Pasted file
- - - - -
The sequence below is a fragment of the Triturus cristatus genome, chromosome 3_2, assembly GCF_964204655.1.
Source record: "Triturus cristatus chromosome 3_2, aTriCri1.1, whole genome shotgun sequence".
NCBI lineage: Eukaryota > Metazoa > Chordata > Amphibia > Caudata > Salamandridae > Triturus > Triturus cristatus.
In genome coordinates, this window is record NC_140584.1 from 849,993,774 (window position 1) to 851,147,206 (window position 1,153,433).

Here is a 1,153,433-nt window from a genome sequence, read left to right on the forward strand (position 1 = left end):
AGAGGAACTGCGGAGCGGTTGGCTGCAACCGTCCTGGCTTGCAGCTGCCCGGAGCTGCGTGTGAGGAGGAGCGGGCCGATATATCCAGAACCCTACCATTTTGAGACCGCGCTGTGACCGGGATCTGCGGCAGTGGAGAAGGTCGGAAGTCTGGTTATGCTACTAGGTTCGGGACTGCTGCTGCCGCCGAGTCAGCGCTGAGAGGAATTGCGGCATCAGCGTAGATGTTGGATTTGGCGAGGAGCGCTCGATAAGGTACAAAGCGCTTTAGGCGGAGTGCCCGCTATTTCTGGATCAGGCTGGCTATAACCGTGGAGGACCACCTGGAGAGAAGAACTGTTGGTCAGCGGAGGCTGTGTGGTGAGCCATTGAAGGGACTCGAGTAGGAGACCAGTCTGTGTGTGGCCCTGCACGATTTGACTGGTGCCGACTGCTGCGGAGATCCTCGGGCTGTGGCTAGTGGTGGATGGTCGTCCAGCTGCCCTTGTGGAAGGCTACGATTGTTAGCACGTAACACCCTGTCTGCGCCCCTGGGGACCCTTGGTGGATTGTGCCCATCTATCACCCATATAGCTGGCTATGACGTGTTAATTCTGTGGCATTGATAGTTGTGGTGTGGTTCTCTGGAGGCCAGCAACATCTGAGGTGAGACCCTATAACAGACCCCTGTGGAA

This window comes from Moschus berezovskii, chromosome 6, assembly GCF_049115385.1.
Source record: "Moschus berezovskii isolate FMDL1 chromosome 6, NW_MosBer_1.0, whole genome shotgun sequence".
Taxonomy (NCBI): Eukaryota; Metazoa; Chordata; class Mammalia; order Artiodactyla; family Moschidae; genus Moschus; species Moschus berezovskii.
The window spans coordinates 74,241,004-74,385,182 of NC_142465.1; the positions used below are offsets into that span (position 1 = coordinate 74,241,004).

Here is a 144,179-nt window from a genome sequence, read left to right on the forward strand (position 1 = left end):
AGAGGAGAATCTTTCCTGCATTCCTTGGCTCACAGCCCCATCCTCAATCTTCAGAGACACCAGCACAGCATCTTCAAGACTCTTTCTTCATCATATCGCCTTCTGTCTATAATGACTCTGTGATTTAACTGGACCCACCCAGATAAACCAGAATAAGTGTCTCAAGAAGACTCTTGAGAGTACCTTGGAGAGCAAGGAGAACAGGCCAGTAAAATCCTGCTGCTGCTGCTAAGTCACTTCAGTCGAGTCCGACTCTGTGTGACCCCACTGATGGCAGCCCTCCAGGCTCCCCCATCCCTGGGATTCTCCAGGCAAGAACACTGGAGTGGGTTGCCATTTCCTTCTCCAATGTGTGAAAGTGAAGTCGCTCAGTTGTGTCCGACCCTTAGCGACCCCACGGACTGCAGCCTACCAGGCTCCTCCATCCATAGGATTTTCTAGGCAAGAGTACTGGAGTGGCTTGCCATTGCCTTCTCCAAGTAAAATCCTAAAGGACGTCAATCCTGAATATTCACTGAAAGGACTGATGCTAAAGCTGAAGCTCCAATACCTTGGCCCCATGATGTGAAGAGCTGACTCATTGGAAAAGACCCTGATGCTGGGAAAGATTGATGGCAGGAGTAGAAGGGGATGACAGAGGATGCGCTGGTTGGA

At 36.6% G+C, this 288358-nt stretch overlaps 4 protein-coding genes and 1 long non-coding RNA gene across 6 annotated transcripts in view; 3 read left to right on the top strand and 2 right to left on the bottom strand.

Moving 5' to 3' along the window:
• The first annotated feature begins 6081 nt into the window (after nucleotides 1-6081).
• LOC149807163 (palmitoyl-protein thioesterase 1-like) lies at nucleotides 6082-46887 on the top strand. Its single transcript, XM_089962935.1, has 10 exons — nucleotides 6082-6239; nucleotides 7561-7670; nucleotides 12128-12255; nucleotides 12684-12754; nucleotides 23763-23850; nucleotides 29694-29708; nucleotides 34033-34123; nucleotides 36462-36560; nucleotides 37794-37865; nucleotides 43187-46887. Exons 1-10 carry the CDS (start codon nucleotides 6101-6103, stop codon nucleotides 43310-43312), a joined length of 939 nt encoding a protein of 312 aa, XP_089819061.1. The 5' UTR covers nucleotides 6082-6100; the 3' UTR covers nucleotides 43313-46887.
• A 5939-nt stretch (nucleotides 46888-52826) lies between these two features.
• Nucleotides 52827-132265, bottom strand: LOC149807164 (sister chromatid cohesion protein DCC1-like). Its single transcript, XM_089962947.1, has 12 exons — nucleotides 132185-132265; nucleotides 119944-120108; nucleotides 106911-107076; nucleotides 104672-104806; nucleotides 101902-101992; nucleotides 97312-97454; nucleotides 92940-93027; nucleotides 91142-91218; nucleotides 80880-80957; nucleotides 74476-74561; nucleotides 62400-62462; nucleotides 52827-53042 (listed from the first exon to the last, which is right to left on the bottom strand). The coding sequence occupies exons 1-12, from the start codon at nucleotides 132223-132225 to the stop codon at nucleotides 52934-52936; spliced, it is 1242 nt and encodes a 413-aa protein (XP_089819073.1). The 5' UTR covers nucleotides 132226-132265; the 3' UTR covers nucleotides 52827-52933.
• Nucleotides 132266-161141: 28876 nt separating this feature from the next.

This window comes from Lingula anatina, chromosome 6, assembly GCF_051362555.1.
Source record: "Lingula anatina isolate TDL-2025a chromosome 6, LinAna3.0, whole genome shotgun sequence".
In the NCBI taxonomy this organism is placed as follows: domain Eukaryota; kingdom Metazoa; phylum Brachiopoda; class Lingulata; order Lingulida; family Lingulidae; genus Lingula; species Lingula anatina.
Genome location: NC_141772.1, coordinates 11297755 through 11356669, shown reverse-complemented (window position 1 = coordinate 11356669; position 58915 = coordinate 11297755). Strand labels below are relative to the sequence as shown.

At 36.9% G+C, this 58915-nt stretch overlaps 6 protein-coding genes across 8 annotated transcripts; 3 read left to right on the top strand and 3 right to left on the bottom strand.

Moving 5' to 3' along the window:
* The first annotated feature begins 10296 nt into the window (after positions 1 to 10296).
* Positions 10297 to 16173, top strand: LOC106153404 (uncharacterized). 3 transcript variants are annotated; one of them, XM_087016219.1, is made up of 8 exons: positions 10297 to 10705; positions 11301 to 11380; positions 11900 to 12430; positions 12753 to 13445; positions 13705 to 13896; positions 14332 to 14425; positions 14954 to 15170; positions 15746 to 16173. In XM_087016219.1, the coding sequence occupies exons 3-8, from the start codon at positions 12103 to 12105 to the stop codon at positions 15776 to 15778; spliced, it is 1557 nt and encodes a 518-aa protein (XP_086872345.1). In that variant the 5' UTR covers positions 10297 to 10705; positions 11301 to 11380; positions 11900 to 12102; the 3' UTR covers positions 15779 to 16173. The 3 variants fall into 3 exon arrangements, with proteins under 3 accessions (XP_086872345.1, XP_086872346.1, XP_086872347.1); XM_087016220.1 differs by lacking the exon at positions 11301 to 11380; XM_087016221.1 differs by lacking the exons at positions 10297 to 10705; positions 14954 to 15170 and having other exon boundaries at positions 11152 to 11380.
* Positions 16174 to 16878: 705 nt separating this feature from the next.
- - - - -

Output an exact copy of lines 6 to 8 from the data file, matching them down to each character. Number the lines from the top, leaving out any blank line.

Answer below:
AGAGGAACTGCGGAGCGGTTGGCTGCAACCGTCCTGGCTTGCAGCTGCCCGGAGCTGCGTGTGAGGAGGAGCGGGCCGATATATCCAGAACCCTACCATTTTGAGACCGCGCTGTGACCGGGATCTGCGGCAGTGGAGAAGGTCGGAAGTCTGGTTATGCTACTAGGTTCGGGACTGCTGCTGCCGCCGAGTCAGCGCTGAGAGGAATTGCGGCATCAGCGTAGATGTTGGATTTGGCGAGGAGCGCTCGATAAGGTACAAAGCGCTTTAGGCGGAGTGCCCGCTATTTCTGGATCAGGCTGGCTATAACCGTGGAGGACCACCTGGAGAGAAGAACTGTTGGTCAGCGGAGGCTGTGTGGTGAGCCATTGAAGGGACTCGAGTAGGAGACCAGTCTGTGTGTGGCCCTGCACGATTTGACTGGTGCCGACTGCTGCGGAGATCCTCGGGCTGTGGCTAGTGGTGGATGGTCGTCCAGCTGCCCTTGTGGAAGGCTACGATTGTTAGCACGTAACACCCTGTCTGCGCCCCTGGGGACCCTTGGTGGATTGTGCCCATCTATCACCCATATAGCTGGCTATGACGTGTTAATTCTGTGGCATTGATAGTTGTGGTGTGGTTCTCTGGAGGCCAGCAACATCTGAGGTGAGACCCTATAACAGACCCCTGTGGAA

This window comes from Moschus berezovskii, chromosome 6, assembly GCF_049115385.1.
Source record: "Moschus berezovskii isolate FMDL1 chromosome 6, NW_MosBer_1.0, whole genome shotgun sequence".